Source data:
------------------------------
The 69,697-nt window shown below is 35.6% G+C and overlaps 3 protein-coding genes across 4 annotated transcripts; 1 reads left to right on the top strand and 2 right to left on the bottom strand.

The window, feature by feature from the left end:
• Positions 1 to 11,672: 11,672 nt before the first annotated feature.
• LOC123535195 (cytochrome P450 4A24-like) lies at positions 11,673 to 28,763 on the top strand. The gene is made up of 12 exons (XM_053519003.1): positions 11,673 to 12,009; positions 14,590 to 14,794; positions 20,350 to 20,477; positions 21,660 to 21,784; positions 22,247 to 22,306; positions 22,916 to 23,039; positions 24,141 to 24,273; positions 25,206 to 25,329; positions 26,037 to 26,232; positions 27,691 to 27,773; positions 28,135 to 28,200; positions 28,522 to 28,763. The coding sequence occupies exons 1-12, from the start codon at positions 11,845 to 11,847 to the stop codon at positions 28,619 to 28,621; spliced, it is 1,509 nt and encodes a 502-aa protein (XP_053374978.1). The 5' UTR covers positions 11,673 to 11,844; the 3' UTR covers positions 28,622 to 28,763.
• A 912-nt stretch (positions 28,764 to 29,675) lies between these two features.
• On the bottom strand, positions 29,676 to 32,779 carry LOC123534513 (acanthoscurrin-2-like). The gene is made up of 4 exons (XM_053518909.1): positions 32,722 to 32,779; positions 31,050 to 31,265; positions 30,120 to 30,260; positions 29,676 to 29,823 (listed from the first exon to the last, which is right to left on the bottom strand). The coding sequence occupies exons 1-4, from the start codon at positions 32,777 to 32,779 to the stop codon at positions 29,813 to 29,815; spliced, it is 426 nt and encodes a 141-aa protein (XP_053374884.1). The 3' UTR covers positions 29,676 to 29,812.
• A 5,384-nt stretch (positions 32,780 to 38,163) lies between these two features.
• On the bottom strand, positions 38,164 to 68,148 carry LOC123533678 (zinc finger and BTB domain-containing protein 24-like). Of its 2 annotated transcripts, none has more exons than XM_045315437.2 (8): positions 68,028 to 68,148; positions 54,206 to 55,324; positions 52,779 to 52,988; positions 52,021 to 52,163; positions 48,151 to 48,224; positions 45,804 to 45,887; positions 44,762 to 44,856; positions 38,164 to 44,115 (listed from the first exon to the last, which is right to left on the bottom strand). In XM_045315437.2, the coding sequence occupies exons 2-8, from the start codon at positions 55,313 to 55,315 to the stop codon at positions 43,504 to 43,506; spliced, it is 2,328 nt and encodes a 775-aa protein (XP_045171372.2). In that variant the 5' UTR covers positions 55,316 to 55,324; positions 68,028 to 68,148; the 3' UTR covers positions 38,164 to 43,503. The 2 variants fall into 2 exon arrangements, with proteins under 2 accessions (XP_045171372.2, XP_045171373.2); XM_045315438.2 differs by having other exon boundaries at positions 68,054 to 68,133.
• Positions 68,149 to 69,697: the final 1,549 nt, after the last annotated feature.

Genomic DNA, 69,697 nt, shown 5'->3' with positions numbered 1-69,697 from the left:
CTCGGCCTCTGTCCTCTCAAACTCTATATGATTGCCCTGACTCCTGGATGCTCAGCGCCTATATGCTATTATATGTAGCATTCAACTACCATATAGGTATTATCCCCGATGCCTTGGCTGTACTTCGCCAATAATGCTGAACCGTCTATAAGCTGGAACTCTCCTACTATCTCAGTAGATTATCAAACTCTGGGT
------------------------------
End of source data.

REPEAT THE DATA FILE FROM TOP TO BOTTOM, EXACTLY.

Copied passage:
The 69,697-nt window shown below is 35.6% G+C and overlaps 3 protein-coding genes across 4 annotated transcripts; 1 reads left to right on the top strand and 2 right to left on the bottom strand.

The window, feature by feature from the left end:
• Positions 1 to 11,672: 11,672 nt before the first annotated feature.
• LOC123535195 (cytochrome P450 4A24-like) lies at positions 11,673 to 28,763 on the top strand. The gene is made up of 12 exons (XM_053519003.1): positions 11,673 to 12,009; positions 14,590 to 14,794; positions 20,350 to 20,477; positions 21,660 to 21,784; positions 22,247 to 22,306; positions 22,916 to 23,039; positions 24,141 to 24,273; positions 25,206 to 25,329; positions 26,037 to 26,232; positions 27,691 to 27,773; positions 28,135 to 28,200; positions 28,522 to 28,763. The coding sequence occupies exons 1-12, from the start codon at positions 11,845 to 11,847 to the stop codon at positions 28,619 to 28,621; spliced, it is 1,509 nt and encodes a 502-aa protein (XP_053374978.1). The 5' UTR covers positions 11,673 to 11,844; the 3' UTR covers positions 28,622 to 28,763.
• A 912-nt stretch (positions 28,764 to 29,675) lies between these two features.
• On the bottom strand, positions 29,676 to 32,779 carry LOC123534513 (acanthoscurrin-2-like). The gene is made up of 4 exons (XM_053518909.1): positions 32,722 to 32,779; positions 31,050 to 31,265; positions 30,120 to 30,260; positions 29,676 to 29,823 (listed from the first exon to the last, which is right to left on the bottom strand). The coding sequence occupies exons 1-4, from the start codon at positions 32,777 to 32,779 to the stop codon at positions 29,813 to 29,815; spliced, it is 426 nt and encodes a 141-aa protein (XP_053374884.1). The 3' UTR covers positions 29,676 to 29,812.
• A 5,384-nt stretch (positions 32,780 to 38,163) lies between these two features.
• On the bottom strand, positions 38,164 to 68,148 carry LOC123533678 (zinc finger and BTB domain-containing protein 24-like). Of its 2 annotated transcripts, none has more exons than XM_045315437.2 (8): positions 68,028 to 68,148; positions 54,206 to 55,324; positions 52,779 to 52,988; positions 52,021 to 52,163; positions 48,151 to 48,224; positions 45,804 to 45,887; positions 44,762 to 44,856; positions 38,164 to 44,115 (listed from the first exon to the last, which is right to left on the bottom strand). In XM_045315437.2, the coding sequence occupies exons 2-8, from the start codon at positions 55,313 to 55,315 to the stop codon at positions 43,504 to 43,506; spliced, it is 2,328 nt and encodes a 775-aa protein (XP_045171372.2). In that variant the 5' UTR covers positions 55,316 to 55,324; positions 68,028 to 68,148; the 3' UTR covers positions 38,164 to 43,503. The 2 variants fall into 2 exon arrangements, with proteins under 2 accessions (XP_045171372.2, XP_045171373.2); XM_045315438.2 differs by having other exon boundaries at positions 68,054 to 68,133.
• Positions 68,149 to 69,697: the final 1,549 nt, after the last annotated feature.

Genomic DNA, 69,697 nt, shown 5'->3' with positions numbered 1-69,697 from the left:
CTCGGCCTCTGTCCTCTCAAACTCTATATGATTGCCCTGACTCCTGGATGCTCAGCGCCTATATGCTATTATATGTAGCATTCAACTACCATATAGGTATTATCCCCGATGCCTTGGCTGTACTTCGCCAATAATGCTGAACCGTCTATAAGCTGGAACTCTCCTACTATCTCAGTAGATTATCAAACTCTGGGT